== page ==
Hopscotch was another favourite game. Belinda had paving slabs in their drive, which were just right. The slabs were numbered in the usual way and we would develop complicated ways of hopping and skipping up and down. We usually competed against each other but sometimes we played with others and occasionally formed teams.
If there was one game that brought together children of all ages, it was marbles.
During the war the traditional glass marbles were in short supply and greatly valued. We could buy brown clay marbles as a substitute, but there were glass ones to be won or swapped. We had a great variety of games to play, but children were pretty good at devising their own. The ‘wide-boys’ of the marble game soon devised ways of increasing their valuable collection.
Objects that cost nothing but gave enormous pleasure were conkers. Once it was discovered that the nuts had reached maturity, the children did not wait for high winds to dislodge them, but rather began an onslaught of heavy sticks and stones. Sometimes more pleasure was found in getting the conkers than playing with them. I felt rich if I had a pocket full of conkers. They were smooth and round to the touch and such a rich colour. I do not recall ever having one that gave me victory but I just liked to have them. They soothe out tensions in the body.
Snobs or jacks were good games, but it was usually boys who played them. We had board games such as draughts, snakes and ladders, and ludo to keep us amused. We used counters from board games and little buttons to play tiddlywinks. Homely paper and pencil games, such as noughts and crosses, hangman, squares, and battleships and cruisers, kept us amused for hours. As we became older we grew in knowledge and that enabled us to compete in making alphabetical lists of flowers, towns, countries, rivers, vegetables, and so on. We also painted, stitched, embroidered and knitted. But when my friend’s family bought a game of Monopoly, that really did interest me. Sometimes I was invited to play with them. I thought it quite a privilege to handle the paper money and be given £200 every time I passed go! All our games were simple and without the expense of modern toys. Dolls prams, roller skates and Meccano were the toys to dream about, but new cycles or ice skates were presents for the better off.
But, with few cars and restrictions on petrol, any kind of cycle was a must for those who wanted the convenience of their own transport. Not having a cycle, I always walked or used a bus. So many people used cycles to get to work, there were times of the day when it was impossible to cross the road. You would hear the hooter of the local firm and know that you had about two minutes to get to the shops across the road before columns of cyclists completely blocked your way. No use going to the traffic lights. As soon as one army of men on two wheels came to a halt, another battalion, from a different factory, were already coming round the corner.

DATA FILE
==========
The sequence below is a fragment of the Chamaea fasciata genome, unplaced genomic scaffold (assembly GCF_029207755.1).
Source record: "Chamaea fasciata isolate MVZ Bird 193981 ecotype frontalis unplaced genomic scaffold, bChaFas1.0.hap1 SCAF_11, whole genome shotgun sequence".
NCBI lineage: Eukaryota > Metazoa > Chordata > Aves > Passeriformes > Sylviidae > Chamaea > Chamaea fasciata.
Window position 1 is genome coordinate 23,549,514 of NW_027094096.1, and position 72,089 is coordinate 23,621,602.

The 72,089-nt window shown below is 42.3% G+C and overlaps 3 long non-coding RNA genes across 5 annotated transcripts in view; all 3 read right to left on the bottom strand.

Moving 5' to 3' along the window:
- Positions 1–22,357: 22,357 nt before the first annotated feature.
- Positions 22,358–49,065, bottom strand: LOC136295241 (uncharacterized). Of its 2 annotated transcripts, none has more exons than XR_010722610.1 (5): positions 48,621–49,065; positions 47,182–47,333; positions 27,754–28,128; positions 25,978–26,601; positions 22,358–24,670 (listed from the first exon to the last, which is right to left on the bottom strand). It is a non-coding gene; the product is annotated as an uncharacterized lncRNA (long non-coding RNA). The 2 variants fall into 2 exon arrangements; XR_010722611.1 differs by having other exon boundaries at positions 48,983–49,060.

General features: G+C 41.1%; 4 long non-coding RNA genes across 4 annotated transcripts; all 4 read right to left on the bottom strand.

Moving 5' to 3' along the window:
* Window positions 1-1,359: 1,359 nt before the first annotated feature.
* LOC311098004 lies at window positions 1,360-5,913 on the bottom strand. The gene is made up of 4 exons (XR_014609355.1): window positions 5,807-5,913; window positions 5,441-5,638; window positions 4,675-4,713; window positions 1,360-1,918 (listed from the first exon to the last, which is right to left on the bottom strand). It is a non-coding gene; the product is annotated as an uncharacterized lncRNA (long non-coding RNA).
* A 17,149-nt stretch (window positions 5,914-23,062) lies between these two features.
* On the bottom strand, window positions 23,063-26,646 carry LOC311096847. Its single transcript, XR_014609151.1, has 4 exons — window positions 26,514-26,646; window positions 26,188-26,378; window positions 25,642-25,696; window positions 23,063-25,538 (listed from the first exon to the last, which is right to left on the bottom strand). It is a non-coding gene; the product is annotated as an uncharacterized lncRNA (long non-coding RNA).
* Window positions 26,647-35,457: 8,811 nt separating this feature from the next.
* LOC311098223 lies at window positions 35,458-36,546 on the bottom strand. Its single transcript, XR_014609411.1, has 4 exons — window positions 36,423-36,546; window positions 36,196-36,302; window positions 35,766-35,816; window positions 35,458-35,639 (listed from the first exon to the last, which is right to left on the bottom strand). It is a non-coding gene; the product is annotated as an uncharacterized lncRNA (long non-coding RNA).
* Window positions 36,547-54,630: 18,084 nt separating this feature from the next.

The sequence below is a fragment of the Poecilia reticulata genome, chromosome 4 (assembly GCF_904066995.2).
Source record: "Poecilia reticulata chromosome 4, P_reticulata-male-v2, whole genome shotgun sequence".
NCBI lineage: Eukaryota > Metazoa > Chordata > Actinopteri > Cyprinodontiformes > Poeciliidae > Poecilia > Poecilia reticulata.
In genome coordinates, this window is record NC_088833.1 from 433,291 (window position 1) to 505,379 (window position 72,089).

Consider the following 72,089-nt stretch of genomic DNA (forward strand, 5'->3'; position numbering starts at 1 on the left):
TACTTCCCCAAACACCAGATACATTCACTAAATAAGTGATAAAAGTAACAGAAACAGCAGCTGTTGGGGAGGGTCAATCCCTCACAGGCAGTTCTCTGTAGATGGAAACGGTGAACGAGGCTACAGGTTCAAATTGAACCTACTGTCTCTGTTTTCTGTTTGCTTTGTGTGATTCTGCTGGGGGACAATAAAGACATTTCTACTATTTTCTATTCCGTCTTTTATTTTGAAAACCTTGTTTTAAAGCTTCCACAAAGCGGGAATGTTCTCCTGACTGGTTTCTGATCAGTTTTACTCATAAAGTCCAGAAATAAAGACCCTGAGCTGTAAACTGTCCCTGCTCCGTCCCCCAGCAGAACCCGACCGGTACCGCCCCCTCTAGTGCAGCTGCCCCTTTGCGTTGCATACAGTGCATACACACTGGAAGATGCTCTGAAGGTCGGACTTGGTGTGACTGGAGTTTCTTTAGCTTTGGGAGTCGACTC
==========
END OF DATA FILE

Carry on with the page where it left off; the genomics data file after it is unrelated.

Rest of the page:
I couldn’t ride a bicycle and I didn’t really want one. I liked dolls but they were expensive. One Christmas I was given a life-size baby doll. It had a china head with eyes that could close. Delighted with my present, I ran next door to show it to an old lady my mum kept an eye on. The ground was icy and over I went. The doll’s head was smashed to pieces. I was devastated and ran back home in tears. I knew I would never get another doll. Money was scarce in our family home.
My father told me to collect all the pieces. He spent ages gluing the parts together. To cover the cracks, he repainted the whole head. I could not say so, but I hated that doll afterwards. It no longer looked like a baby. With the hard paint colours my father had used, it looked like an ugly shrunken adult head dipped in chocolate! And yet my father had spent so much time on it. I felt a very ungrateful child. But, when the doll finally came to pieces, I had terrific fun pretending the arms were telephones.
Throughout all my childhood, one thing soon became clear. Women were born to serve men. The men always came first in our house, and probably in most other homes. They never poured out a cup of tea for themselves. They always had the best portions and we girls just went along with it, in fact we helped keep up the tradition. When Bill was younger he had his share of washing-up to do, but I strongly suspect that after the hospital experience Bill had reached the ranks of manhood. When my mother was in hospital I had to take time off school to make sure the chores were done, and the men’s meals were cooked and on the table. All I got from them was criticism.
“This cauliflower isn’t cooked. I’ll get constipation,” complained Jack.
“This salt needs drying out,” grumbled my dad.
I put the salt cellar in the warm oven and I got: “You’ll crack the glass! How did I ever breed such bloody stupid kids!”
My sister didn’t escape the whiplash of my dad’s tongue. Although she started work at fourteen, she was always helping at home, including assisting Dad with his motor repairs. She made the mistake of swearing in his presence. Men swear; ladies never!
Dad’s eyes flashed. “I’ll have none of this bloody swearing. If another daughter of mine goes into a factory, I’ll bloody cut her throat!”
It was normal for dads to swear. One friend’s dad not only swore at his daughters, but slapped them too if they did not behave ladylike.
No doubt, when we played mothers and fathers, we reinforced all our early training. Likewise our subservient attitude to those in authority. I remember playing school in our garden. I was going round whacking all the dead flowers with a cane.
“You naughty, wicked children,” I shouted, as I vented my suppressed anger on anything that got in my way. “Take that! And that! And that!”
Mother always said, “Be sure your sins will find you out.” I don’t know who I thought was being so very wicked!
To be continued…
When Phones Were Immobile and Lived in Red Boxes
Published by Magpies Nest Publishing IBSN 0-9548885-0-2
The print run was sold out but it may be possible to get a second hand copy. Unless there is a big demand there will not be another edition.
Visit Magpies Nest Publishing for other books by Gladys Hobson (aka Angela Ashley and Richard L Gray)